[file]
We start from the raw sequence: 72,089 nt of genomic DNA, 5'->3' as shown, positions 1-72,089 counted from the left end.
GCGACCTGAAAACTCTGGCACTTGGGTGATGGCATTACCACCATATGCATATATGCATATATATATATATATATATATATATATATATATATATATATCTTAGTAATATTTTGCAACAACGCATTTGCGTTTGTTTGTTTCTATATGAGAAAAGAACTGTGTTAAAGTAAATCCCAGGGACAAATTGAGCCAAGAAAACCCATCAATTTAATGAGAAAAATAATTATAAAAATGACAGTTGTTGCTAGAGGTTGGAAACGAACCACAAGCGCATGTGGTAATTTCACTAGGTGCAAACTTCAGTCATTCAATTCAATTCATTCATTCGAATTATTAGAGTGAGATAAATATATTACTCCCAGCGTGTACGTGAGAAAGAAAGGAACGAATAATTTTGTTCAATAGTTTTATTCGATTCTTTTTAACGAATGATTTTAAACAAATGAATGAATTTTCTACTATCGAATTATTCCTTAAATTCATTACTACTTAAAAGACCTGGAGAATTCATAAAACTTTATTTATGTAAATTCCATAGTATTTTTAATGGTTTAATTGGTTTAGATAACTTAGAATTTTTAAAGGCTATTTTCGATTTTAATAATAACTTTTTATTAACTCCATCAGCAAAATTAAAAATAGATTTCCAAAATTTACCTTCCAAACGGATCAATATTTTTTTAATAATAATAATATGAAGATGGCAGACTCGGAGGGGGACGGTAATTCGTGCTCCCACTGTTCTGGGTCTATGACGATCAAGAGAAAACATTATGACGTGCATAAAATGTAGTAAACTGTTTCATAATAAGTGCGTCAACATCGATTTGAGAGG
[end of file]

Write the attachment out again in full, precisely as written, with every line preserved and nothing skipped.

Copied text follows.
We start from the raw sequence: 72,089 nt of genomic DNA, 5'->3' as shown, positions 1-72,089 counted from the left end.
GCGACCTGAAAACTCTGGCACTTGGGTGATGGCATTACCACCATATGCATATATGCATATATATATATATATATATATATATATATATATATATATATCTTAGTAATATTTTGCAACAACGCATTTGCGTTTGTTTGTTTCTATATGAGAAAAGAACTGTGTTAAAGTAAATCCCAGGGACAAATTGAGCCAAGAAAACCCATCAATTTAATGAGAAAAATAATTATAAAAATGACAGTTGTTGCTAGAGGTTGGAAACGAACCACAAGCGCATGTGGTAATTTCACTAGGTGCAAACTTCAGTCATTCAATTCAATTCATTCATTCGAATTATTAGAGTGAGATAAATATATTACTCCCAGCGTGTACGTGAGAAAGAAAGGAACGAATAATTTTGTTCAATAGTTTTATTCGATTCTTTTTAACGAATGATTTTAAACAAATGAATGAATTTTCTACTATCGAATTATTCCTTAAATTCATTACTACTTAAAAGACCTGGAGAATTCATAAAACTTTATTTATGTAAATTCCATAGTATTTTTAATGGTTTAATTGGTTTAGATAACTTAGAATTTTTAAAGGCTATTTTCGATTTTAATAATAACTTTTTATTAACTCCATCAGCAAAATTAAAAATAGATTTCCAAAATTTACCTTCCAAACGGATCAATATTTTTTTAATAATAATAATATGAAGATGGCAGACTCGGAGGGGGACGGTAATTCGTGCTCCCACTGTTCTGGGTCTATGACGATCAAGAGAAAACATTATGACGTGCATAAAATGTAGTAAACTGTTTCATAATAAGTGCGTCAACATCGATTTGAGAGG